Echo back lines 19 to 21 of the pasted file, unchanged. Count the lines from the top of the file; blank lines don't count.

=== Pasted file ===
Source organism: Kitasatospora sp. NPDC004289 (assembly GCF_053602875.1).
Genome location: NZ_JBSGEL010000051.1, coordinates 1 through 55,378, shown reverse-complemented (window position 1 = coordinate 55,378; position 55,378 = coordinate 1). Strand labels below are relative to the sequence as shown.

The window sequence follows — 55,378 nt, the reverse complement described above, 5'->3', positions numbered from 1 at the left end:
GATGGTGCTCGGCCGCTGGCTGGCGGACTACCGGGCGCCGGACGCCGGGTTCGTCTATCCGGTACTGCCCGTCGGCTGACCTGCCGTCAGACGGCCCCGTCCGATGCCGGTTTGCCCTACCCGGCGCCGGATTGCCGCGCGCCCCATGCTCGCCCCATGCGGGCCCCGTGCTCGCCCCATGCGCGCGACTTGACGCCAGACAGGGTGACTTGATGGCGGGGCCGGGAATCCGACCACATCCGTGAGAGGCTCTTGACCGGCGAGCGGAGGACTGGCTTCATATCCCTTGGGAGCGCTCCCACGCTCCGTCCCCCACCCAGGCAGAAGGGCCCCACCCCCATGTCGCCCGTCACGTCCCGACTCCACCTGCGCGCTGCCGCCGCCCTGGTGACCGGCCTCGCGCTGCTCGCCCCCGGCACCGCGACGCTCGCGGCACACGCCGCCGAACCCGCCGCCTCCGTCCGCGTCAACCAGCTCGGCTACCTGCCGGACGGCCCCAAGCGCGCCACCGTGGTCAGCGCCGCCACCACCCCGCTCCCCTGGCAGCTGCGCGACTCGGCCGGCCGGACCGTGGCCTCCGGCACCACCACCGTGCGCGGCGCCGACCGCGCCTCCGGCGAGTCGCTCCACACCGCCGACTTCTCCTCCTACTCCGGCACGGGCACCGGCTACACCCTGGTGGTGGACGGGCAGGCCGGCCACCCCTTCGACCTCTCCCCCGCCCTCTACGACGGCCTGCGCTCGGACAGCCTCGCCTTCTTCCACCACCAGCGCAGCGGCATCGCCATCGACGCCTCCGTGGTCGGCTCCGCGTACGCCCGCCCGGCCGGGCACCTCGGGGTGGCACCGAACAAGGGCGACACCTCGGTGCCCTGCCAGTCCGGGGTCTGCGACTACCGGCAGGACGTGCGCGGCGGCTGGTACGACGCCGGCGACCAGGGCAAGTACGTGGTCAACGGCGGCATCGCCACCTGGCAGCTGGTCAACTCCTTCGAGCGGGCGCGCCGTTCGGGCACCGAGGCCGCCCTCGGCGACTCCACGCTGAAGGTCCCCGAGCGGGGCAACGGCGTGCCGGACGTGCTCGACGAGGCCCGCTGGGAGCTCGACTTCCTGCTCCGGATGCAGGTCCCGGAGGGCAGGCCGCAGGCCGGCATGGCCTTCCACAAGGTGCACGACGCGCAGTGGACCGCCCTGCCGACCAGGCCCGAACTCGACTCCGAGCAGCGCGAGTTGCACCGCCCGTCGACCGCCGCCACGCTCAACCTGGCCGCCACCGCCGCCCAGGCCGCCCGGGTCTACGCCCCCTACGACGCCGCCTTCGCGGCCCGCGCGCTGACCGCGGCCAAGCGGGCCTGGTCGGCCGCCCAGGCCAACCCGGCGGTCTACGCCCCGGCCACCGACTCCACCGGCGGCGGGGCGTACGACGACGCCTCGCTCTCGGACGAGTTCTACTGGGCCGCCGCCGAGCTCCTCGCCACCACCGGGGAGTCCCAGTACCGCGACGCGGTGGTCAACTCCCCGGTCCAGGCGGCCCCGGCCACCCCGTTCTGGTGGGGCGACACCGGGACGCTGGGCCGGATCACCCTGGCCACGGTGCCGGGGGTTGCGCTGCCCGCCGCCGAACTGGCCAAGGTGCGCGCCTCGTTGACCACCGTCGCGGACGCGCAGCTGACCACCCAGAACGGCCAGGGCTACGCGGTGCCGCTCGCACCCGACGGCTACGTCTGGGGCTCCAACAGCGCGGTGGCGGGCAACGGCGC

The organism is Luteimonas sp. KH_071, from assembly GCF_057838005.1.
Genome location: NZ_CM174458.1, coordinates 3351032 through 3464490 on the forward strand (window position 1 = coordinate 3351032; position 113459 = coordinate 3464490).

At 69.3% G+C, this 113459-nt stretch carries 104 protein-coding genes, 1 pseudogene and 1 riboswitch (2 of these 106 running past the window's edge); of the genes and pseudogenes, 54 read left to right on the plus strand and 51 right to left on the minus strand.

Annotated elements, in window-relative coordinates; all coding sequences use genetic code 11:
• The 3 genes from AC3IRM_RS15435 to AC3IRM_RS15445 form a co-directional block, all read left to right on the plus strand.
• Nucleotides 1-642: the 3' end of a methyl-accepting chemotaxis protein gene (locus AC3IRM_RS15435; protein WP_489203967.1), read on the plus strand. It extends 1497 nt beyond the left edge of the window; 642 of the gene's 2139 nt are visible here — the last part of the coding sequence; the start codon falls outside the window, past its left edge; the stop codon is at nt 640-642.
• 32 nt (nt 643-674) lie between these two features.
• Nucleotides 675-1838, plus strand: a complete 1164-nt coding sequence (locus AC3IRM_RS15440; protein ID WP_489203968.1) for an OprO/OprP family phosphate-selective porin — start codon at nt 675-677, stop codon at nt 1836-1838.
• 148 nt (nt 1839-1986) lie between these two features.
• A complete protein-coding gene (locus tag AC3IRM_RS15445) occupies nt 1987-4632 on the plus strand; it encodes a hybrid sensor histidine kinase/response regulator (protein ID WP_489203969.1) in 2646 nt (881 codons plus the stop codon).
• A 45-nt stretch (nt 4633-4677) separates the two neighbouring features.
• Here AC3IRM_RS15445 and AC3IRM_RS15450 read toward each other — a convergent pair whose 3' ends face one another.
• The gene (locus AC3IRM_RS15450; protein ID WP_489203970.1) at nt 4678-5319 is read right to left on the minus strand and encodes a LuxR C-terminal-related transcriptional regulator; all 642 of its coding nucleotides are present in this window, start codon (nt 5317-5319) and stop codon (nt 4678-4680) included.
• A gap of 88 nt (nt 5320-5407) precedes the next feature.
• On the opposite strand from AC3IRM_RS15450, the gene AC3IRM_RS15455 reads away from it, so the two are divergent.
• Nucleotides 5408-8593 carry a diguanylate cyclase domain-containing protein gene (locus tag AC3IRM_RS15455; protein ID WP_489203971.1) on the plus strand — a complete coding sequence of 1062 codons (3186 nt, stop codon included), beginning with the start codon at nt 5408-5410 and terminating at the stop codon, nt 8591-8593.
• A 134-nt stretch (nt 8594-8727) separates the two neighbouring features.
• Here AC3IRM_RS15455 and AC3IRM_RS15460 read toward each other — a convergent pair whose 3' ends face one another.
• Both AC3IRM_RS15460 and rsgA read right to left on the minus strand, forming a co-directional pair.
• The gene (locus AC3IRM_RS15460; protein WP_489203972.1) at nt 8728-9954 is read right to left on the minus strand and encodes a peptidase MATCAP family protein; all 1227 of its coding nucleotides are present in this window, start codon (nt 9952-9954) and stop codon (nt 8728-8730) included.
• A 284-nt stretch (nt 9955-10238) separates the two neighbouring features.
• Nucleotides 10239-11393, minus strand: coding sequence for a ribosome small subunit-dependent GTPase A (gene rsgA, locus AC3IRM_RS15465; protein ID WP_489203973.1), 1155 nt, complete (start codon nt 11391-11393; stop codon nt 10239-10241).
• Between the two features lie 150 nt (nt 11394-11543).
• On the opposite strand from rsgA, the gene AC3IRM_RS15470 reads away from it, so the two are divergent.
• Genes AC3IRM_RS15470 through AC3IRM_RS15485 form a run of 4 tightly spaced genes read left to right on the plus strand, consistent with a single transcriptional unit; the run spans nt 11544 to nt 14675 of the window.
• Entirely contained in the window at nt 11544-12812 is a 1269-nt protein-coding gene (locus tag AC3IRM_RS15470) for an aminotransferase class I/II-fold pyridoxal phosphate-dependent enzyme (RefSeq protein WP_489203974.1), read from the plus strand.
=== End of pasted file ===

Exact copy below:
• On the opposite strand from AC3IRM_RS15450, the gene AC3IRM_RS15455 reads away from it, so the two are divergent.
• Nucleotides 5408-8593 carry a diguanylate cyclase domain-containing protein gene (locus tag AC3IRM_RS15455; protein ID WP_489203971.1) on the plus strand — a complete coding sequence of 1062 codons (3186 nt, stop codon included), beginning with the start codon at nt 5408-5410 and terminating at the stop codon, nt 8591-8593.
• A 134-nt stretch (nt 8594-8727) separates the two neighbouring features.